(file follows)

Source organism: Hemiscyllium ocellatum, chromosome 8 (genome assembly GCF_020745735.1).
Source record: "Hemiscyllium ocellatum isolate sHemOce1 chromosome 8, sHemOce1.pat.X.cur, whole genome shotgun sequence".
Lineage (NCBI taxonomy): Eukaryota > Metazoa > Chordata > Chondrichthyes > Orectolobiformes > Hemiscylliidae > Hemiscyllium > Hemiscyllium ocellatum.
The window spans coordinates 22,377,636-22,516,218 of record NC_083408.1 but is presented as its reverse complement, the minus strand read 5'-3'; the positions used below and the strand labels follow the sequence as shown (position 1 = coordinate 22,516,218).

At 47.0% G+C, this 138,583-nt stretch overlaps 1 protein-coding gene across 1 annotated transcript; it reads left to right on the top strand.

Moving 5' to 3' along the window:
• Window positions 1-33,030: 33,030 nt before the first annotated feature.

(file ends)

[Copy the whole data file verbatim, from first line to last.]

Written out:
Source organism: Hemiscyllium ocellatum, chromosome 8 (genome assembly GCF_020745735.1).
Source record: "Hemiscyllium ocellatum isolate sHemOce1 chromosome 8, sHemOce1.pat.X.cur, whole genome shotgun sequence".
Lineage (NCBI taxonomy): Eukaryota > Metazoa > Chordata > Chondrichthyes > Orectolobiformes > Hemiscylliidae > Hemiscyllium > Hemiscyllium ocellatum.
The window spans coordinates 22,377,636-22,516,218 of record NC_083408.1 but is presented as its reverse complement, the minus strand read 5'-3'; the positions used below and the strand labels follow the sequence as shown (position 1 = coordinate 22,516,218).

At 47.0% G+C, this 138,583-nt stretch overlaps 1 protein-coding gene across 1 annotated transcript; it reads left to right on the top strand.

Moving 5' to 3' along the window:
• Window positions 1-33,030: 33,030 nt before the first annotated feature.